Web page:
Old 01-01-2003, 01:22 AM
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Location: Northern Virginia
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Does an oxygen sensor from a Mustang work properly in a Mercedes?

Yes, I understand that clean combustion should be the same in either car, but perhaps the sensor would be calibrated differently. That is, the signal the computer would expect.

To give a rough example, perhaps the Mustang computer expects a 5-volt signal from the O2 sensor, and the Mercedes expects 10-volts when burning clean. Use the wrong sensor, and your computer thinks something is wrong because the calibration is different.

I'm surprised it would even fit in your car. Are we talking about the sensor that normally threads into the exhaust pipe somewhere?

Ken300D
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  #7  
Old 01-01-2003, 02:35 AM
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What about that O2 sensor?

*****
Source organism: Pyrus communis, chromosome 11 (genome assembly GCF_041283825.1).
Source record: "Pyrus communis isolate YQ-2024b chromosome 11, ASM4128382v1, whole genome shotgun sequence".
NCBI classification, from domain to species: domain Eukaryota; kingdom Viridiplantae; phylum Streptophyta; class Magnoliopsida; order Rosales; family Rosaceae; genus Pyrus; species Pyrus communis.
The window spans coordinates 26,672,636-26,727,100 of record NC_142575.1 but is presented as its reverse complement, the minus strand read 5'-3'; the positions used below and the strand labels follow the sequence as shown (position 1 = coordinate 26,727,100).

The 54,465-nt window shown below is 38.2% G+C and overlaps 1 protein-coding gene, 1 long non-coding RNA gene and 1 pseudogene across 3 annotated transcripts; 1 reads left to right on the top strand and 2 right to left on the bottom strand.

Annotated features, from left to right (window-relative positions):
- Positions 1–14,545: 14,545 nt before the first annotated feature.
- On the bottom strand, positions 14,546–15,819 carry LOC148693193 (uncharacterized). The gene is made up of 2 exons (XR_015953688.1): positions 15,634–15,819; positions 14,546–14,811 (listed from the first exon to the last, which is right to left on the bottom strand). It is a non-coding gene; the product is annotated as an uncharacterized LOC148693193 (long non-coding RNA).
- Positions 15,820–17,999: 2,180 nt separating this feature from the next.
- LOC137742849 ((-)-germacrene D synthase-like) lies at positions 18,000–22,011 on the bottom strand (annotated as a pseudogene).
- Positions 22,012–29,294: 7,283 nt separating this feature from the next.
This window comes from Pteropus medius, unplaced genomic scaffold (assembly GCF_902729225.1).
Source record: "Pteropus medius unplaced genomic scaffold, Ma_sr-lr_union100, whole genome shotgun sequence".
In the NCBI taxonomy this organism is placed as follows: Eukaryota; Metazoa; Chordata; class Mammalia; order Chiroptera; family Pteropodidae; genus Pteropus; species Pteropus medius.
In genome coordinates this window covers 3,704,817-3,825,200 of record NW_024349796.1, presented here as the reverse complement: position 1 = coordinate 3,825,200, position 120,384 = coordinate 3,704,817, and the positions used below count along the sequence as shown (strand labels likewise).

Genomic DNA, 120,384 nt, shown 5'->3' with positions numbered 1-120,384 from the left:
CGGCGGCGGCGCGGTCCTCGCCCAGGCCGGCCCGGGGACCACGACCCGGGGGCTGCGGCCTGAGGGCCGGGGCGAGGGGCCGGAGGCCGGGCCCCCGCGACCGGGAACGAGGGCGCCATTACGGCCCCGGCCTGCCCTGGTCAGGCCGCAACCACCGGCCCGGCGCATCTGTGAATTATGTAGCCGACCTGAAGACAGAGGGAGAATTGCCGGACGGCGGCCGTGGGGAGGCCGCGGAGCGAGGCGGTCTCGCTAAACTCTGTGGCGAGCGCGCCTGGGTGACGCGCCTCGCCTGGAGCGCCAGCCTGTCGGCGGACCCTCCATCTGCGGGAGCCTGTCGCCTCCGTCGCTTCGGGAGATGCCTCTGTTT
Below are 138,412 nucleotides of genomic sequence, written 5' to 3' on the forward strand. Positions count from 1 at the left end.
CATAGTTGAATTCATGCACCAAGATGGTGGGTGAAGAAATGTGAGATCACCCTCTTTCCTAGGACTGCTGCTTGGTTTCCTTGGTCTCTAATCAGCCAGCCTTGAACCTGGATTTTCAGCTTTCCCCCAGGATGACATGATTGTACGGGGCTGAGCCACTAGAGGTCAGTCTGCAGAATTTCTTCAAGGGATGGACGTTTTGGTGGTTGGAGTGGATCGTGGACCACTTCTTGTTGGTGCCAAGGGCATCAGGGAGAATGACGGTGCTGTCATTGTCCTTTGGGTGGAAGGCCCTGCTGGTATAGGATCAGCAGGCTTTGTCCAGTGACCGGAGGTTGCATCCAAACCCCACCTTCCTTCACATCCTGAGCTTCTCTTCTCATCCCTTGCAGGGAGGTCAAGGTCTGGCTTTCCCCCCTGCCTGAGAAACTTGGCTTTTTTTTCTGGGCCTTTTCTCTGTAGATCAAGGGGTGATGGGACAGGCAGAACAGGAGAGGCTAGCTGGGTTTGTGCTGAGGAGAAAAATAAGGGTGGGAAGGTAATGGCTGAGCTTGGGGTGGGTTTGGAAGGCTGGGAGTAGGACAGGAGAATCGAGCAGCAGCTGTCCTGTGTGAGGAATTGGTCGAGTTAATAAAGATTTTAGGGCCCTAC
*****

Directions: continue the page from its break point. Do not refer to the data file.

Hi there,
Why didn't you use the correct O2 sensor for your engine? Is it possible that the engine never goes into closed loop mode? It might be running on the default settings, which means that it would be running rich all the time, as your test data clearly shows. (I could be off base here, not familiar with your engine management system, but that's the way the setup in my '82 works.) A new catalytic converter would just hide your problem for a week or so, then it would become fouled and fail. You need to find the cause of the excessively rich operating condition.
Here in Washington State they test at idle and at cruise. They used to use a dynamometer to load the drive train at cruise, but have recently discontinued that part of the test, and just run the engine at 2400 rpm now. If the engine is running properly, it will pass both tests easily.
Good luck with it!

Richard Wooldridge
'82 300D/4.3L V6
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  #8  
Old 01-01-2003, 10:43 AM
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Obviously the feedback controlled Lambda system isn't working. Six percent CO is terrible. It would be unthinkable coming from the engine, let alone coming out the tailpipe after the cat.